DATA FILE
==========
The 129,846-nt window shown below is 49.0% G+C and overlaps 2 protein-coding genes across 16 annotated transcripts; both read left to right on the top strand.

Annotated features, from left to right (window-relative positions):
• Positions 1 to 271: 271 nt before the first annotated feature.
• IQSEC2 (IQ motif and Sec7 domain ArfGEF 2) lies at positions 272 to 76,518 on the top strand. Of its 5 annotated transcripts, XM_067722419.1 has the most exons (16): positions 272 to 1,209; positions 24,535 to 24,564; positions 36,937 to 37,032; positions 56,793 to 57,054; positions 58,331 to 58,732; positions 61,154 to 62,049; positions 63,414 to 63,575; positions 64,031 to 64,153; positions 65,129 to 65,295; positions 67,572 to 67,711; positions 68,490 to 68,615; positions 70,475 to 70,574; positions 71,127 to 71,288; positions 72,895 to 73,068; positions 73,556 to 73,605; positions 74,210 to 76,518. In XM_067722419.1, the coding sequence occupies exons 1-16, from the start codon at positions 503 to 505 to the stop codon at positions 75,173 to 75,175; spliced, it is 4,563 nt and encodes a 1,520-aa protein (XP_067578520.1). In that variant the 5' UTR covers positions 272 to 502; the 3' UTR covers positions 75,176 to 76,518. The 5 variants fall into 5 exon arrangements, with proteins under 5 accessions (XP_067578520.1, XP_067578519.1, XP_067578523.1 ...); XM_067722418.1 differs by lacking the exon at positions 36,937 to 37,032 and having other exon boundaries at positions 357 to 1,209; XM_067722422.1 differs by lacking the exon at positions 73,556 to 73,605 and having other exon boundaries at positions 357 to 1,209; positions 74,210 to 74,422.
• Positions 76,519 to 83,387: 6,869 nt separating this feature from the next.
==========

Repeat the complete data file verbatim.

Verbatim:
The 129,846-nt window shown below is 49.0% G+C and overlaps 2 protein-coding genes across 16 annotated transcripts; both read left to right on the top strand.

Annotated features, from left to right (window-relative positions):
• Positions 1 to 271: 271 nt before the first annotated feature.
• IQSEC2 (IQ motif and Sec7 domain ArfGEF 2) lies at positions 272 to 76,518 on the top strand. Of its 5 annotated transcripts, XM_067722419.1 has the most exons (16): positions 272 to 1,209; positions 24,535 to 24,564; positions 36,937 to 37,032; positions 56,793 to 57,054; positions 58,331 to 58,732; positions 61,154 to 62,049; positions 63,414 to 63,575; positions 64,031 to 64,153; positions 65,129 to 65,295; positions 67,572 to 67,711; positions 68,490 to 68,615; positions 70,475 to 70,574; positions 71,127 to 71,288; positions 72,895 to 73,068; positions 73,556 to 73,605; positions 74,210 to 76,518. In XM_067722419.1, the coding sequence occupies exons 1-16, from the start codon at positions 503 to 505 to the stop codon at positions 75,173 to 75,175; spliced, it is 4,563 nt and encodes a 1,520-aa protein (XP_067578520.1). In that variant the 5' UTR covers positions 272 to 502; the 3' UTR covers positions 75,176 to 76,518. The 5 variants fall into 5 exon arrangements, with proteins under 5 accessions (XP_067578520.1, XP_067578519.1, XP_067578523.1 ...); XM_067722418.1 differs by lacking the exon at positions 36,937 to 37,032 and having other exon boundaries at positions 357 to 1,209; XM_067722422.1 differs by lacking the exon at positions 73,556 to 73,605 and having other exon boundaries at positions 357 to 1,209; positions 74,210 to 74,422.
• Positions 76,519 to 83,387: 6,869 nt separating this feature from the next.